While thousands of people are dying every year from opioid overdoses, those who depend on pain management argue that no one is talking about them.
Debilitating pain has been a part of Raymond Kuykendall’s life for nearly 30 years. The simple act of bending over to feed his dog is difficult.
He was a laborer and fell from a bridge when the Interstate 275/Interstate 40 flyover was under construction 30 years ago. It took more than a year before he could sit in a chair without being in a full body cast.
“I shattered my whole left side. It was like pick up sticks on the X-ray,” he said.
Kuykendall broke his back, lost a kidney, and suffered other internal injuries.
“They told my family for three days that I wouldn’t live,” Kuykendall said.
To relieve his pain, Kuykendall was prescribed by his doctor a cocktail of opioids, which became stronger and stronger every year. In July of this year, when Tennessee enacted one of the strictest opioid policies in the country, Kuykendall said his quality of life changed as his daily meds were cut back.
Kuykendall says he takes 30 milligrams of oxycodone four times a day, which is 60 milligrams less per day than what he used to take.
“It’s affected me in everything. Doing house chores, just getting through in life,” he said.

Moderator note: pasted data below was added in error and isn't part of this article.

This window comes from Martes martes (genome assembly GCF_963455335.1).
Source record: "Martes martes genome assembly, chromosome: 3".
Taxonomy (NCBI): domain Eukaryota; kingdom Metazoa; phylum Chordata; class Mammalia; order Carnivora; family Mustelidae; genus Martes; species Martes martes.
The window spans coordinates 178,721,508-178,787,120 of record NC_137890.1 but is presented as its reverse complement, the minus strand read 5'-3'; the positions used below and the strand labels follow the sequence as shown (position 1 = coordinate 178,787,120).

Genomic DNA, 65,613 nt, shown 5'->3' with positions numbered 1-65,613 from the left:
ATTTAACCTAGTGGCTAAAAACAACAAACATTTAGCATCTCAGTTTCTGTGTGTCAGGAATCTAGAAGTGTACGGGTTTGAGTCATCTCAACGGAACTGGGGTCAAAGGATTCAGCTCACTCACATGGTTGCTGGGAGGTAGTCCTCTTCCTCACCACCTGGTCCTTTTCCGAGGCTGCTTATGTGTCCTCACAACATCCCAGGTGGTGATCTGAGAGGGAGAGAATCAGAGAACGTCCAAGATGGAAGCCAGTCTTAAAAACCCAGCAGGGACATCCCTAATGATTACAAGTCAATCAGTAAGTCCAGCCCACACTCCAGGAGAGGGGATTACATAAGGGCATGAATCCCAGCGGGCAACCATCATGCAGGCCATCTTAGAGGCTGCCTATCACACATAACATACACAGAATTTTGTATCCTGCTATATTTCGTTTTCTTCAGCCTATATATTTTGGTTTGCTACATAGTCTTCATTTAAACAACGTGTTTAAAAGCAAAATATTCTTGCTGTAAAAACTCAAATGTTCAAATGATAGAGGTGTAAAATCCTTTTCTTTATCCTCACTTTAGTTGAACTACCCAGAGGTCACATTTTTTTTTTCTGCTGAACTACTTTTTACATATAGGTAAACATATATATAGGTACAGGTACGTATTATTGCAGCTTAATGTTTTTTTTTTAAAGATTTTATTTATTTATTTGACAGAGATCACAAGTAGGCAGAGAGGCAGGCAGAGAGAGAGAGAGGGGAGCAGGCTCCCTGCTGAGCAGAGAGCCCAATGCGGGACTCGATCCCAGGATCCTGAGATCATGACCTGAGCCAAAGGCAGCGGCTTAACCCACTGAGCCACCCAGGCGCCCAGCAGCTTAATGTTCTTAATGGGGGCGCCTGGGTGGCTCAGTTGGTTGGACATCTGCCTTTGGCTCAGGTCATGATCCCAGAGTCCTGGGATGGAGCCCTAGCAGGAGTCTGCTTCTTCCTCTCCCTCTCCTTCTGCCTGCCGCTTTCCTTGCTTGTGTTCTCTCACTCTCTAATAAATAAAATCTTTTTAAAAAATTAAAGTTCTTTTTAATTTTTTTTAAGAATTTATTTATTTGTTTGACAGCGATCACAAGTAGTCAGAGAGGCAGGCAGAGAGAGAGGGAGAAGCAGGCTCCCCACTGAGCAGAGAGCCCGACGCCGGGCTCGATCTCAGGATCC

Steve Glass shared a similar story in August. He can’t get out of a chair without pain. Disabled for 27 years following a series of back surgeries, Glass has chronic, constant pain which affects him emotionally, physically and psychology.
To ease his debilitation, his doctors prescribed 15 mg of oxycodone and 10 mg of Oxycontin.
“This is one third of what I was taking before the cuts in the medicine of everyone,” he said. “My quality of life has crashed.”
With changes in his pain management, Kuykendall believes he’s paying the price for the abuse by others.
“I just don’t see where it is my fault that people are overdosing on opioids, when I take mine the way I’m supposed to,” he said. “I’m the one that got cut back on my pain medicine because of all the other people out here doing stuff they shouldn’t be doing.”
More Tennesseans died last year from drug overdoses than from automobile crashes. Department of Health records show 1,776 Tennesseans died from drug overdoses in 2017. Prescription opioids are the most common drugs associated with overdose deaths which is one of the reasons why Tennessee has cracked down on the opioid epidemic.
However, Steve Glass believes those with chronic pain, due to their serious health issues, should be exempt from strict legislation. Raymond Kuykendall holds the same opinion.
“I don’t think the government ought to be the one to dictate to the doctors what they can prescribe,” said Kuykendall.
“We’re dying, like the people who are overdosing. It’s just slower,” said Glass.
Just a few weeks ago, the Food and Drug Administration enacted what’s called the SUPPORT Act. In the legislation, the FDA supports developing drugs to treat pain that are not addictive, as well as the need to better understand the safety of existing opiods, to treat those millions of people with chronic pain.
Those who fit that category say living with unrelenting pain and not receiving the care they deserve, needs to be addressed. They argue the pain crisis has been ignored too long due to the opioid crisis.